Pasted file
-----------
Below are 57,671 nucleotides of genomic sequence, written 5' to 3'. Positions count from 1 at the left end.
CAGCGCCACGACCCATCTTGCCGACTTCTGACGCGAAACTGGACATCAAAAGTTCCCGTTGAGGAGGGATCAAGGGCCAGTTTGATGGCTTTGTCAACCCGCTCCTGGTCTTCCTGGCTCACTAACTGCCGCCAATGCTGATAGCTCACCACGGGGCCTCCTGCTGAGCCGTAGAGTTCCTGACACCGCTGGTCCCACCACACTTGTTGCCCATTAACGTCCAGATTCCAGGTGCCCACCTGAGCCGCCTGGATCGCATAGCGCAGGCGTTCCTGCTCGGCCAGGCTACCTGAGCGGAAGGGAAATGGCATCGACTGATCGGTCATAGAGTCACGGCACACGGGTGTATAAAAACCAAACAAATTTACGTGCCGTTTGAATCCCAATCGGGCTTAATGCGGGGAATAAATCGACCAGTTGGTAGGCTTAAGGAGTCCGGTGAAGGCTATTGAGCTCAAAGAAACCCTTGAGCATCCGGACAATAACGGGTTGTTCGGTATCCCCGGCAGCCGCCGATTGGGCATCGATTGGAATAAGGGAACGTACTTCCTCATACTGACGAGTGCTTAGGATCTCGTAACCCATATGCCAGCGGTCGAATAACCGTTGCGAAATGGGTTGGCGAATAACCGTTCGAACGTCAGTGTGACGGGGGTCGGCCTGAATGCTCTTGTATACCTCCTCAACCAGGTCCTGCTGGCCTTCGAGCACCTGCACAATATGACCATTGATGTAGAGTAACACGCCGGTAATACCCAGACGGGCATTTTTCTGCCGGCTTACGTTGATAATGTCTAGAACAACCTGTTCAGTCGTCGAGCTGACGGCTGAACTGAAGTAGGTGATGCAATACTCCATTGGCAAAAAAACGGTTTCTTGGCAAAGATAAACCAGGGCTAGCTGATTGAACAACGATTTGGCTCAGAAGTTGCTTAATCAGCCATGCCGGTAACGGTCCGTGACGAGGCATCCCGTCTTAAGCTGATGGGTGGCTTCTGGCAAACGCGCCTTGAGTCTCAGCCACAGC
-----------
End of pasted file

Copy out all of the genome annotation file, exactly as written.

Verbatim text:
Below are 57,671 nucleotides of genomic sequence, written 5' to 3'. Positions count from 1 at the left end.
CAGCGCCACGACCCATCTTGCCGACTTCTGACGCGAAACTGGACATCAAAAGTTCCCGTTGAGGAGGGATCAAGGGCCAGTTTGATGGCTTTGTCAACCCGCTCCTGGTCTTCCTGGCTCACTAACTGCCGCCAATGCTGATAGCTCACCACGGGGCCTCCTGCTGAGCCGTAGAGTTCCTGACACCGCTGGTCCCACCACACTTGTTGCCCATTAACGTCCAGATTCCAGGTGCCCACCTGAGCCGCCTGGATCGCATAGCGCAGGCGTTCCTGCTCGGCCAGGCTACCTGAGCGGAAGGGAAATGGCATCGACTGATCGGTCATAGAGTCACGGCACACGGGTGTATAAAAACCAAACAAATTTACGTGCCGTTTGAATCCCAATCGGGCTTAATGCGGGGAATAAATCGACCAGTTGGTAGGCTTAAGGAGTCCGGTGAAGGCTATTGAGCTCAAAGAAACCCTTGAGCATCCGGACAATAACGGGTTGTTCGGTATCCCCGGCAGCCGCCGATTGGGCATCGATTGGAATAAGGGAACGTACTTCCTCATACTGACGAGTGCTTAGGATCTCGTAACCCATATGCCAGCGGTCGAATAACCGTTGCGAAATGGGTTGGCGAATAACCGTTCGAACGTCAGTGTGACGGGGGTCGGCCTGAATGCTCTTGTATACCTCCTCAACCAGGTCCTGCTGGCCTTCGAGCACCTGCACAATATGACCATTGATGTAGAGTAACACGCCGGTAATACCCAGACGGGCATTTTTCTGCCGGCTTACGTTGATAATGTCTAGAACAACCTGTTCAGTCGTCGAGCTGACGGCTGAACTGAAGTAGGTGATGCAATACTCCATTGGCAAAAAAACGGTTTCTTGGCAAAGATAAACCAGGGCTAGCTGATTGAACAACGATTTGGCTCAGAAGTTGCTTAATCAGCCATGCCGGTAACGGTCCGTGACGAGGCATCCCGTCTTAAGCTGATGGGTGGCTTCTGGCAAACGCGCCTTGAGTCTCAGCCACAGC